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Gaza Needs Aid, But Israel Says Some Has Reached Hamas Militants

Mohammad Sultan stands outside the locked door of a children's clinic in Gaza City. Sultan ran the clinic for World Vision, which temporarily closed the center after its Gaza director was accused of diverting humanitarian assistance to Hamas.
Nicholas Schifrin
Mohammad Sultan stands outside the locked door of a children's clinic in Gaza City. Sultan ran the clinic for World Vision, which temporarily closed the center after its Gaza director was accused of diverting humanitarian assistance to Hamas.

Down a sandy alleyway in a secluded courtyard on a back street in Gaza City, a group of Palestinian children starts singing. They stand in front of a door that's been locked to them since early August. The sign out front says "Children's Clinic" in both English and Arabic. The sign is now peeling away.

Like most Gazan teenagers, the children have already survived three wars, and the clinic used to treat their postwar shock and depression. But it has been shuttered since Israel accused a senior Gaza-based official of the charity that implemented the clinic, World Vision, of diverting millions of dollars of humanitarian assistance from the people of Gaza to the fighters of Hamas.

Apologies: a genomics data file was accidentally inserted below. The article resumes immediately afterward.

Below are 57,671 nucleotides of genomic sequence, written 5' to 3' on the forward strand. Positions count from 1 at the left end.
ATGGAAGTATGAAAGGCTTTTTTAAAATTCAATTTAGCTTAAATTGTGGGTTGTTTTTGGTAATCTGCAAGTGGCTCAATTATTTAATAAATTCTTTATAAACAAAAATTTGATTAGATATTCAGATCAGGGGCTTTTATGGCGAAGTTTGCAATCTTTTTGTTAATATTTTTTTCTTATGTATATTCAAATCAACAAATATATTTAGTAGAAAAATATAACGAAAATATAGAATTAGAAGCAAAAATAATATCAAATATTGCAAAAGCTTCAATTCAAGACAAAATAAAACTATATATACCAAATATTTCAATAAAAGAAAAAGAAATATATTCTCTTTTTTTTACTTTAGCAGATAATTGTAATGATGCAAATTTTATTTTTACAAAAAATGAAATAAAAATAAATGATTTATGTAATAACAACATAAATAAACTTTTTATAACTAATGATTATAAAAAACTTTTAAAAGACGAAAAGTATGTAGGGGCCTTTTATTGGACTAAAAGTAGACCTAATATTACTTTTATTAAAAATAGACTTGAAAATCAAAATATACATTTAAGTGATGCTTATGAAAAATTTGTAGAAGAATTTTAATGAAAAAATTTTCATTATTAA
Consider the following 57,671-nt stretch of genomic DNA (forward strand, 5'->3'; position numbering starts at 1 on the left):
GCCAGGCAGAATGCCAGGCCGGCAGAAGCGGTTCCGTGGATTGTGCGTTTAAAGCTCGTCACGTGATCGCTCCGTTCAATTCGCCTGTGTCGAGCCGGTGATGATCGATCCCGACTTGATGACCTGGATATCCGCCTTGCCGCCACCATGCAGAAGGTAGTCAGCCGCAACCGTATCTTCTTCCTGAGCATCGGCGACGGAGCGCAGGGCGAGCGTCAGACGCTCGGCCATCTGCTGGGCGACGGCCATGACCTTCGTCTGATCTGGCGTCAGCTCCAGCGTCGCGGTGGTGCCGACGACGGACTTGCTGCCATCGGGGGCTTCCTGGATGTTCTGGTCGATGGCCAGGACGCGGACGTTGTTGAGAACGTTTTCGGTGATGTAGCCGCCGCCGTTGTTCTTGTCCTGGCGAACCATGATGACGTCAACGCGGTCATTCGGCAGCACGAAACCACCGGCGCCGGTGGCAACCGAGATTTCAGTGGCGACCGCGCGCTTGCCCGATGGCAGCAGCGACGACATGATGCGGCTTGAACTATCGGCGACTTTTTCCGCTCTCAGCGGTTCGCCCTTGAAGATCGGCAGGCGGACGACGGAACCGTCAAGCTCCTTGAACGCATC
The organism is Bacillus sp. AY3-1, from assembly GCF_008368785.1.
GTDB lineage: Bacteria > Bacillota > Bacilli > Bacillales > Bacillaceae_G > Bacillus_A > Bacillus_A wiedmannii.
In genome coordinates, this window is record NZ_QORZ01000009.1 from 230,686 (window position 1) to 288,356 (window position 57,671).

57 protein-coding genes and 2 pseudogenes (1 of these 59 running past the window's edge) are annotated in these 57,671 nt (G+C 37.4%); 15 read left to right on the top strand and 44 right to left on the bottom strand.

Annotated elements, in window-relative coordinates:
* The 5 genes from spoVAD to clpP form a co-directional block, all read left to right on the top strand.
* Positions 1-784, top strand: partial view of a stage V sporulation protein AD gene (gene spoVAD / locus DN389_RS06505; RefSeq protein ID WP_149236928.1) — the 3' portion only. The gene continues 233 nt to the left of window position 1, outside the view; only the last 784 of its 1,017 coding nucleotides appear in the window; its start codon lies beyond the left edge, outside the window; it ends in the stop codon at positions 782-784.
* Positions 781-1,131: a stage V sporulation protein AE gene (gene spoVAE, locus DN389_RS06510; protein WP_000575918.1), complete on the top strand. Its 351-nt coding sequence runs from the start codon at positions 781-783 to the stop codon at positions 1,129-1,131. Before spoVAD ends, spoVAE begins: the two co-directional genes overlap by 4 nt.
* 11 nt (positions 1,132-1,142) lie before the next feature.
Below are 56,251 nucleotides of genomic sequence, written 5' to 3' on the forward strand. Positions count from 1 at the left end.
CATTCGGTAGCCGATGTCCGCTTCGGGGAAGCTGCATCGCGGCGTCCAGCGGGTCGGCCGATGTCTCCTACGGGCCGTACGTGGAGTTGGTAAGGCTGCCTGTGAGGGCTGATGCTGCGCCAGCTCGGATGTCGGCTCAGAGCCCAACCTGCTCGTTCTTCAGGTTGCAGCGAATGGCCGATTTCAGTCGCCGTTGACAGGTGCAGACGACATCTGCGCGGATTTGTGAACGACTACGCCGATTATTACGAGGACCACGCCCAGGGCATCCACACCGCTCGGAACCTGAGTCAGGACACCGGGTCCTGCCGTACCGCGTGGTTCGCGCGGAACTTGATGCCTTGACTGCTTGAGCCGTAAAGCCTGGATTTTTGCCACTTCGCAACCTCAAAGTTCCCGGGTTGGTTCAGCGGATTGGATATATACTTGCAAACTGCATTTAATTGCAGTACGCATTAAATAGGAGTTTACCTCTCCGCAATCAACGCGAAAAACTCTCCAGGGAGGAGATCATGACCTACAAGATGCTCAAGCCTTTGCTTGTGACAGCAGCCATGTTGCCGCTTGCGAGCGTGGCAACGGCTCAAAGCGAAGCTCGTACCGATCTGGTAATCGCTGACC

The group runs the Gaza Strip and is labeled a terrorist organization by Israel, the United States and the European Union.

"We were just trying to restore peace and tranquility inside their minds," Muhammad Sultan, who ran the clinic, told NPR in front of its locked door. World Vision has temporarily closed all of its programs in Gaza. "Any loud sound here or there, and everybody used to be terrified. These kids needed such a program."

World Vision, an American multibillion-dollar charity whose operations are international, says the $50 million that Israel's security services accused its Gaza director, Mohamed El-Halabi, of diverting amounts to nearly double its entire Gaza budget for the last decade.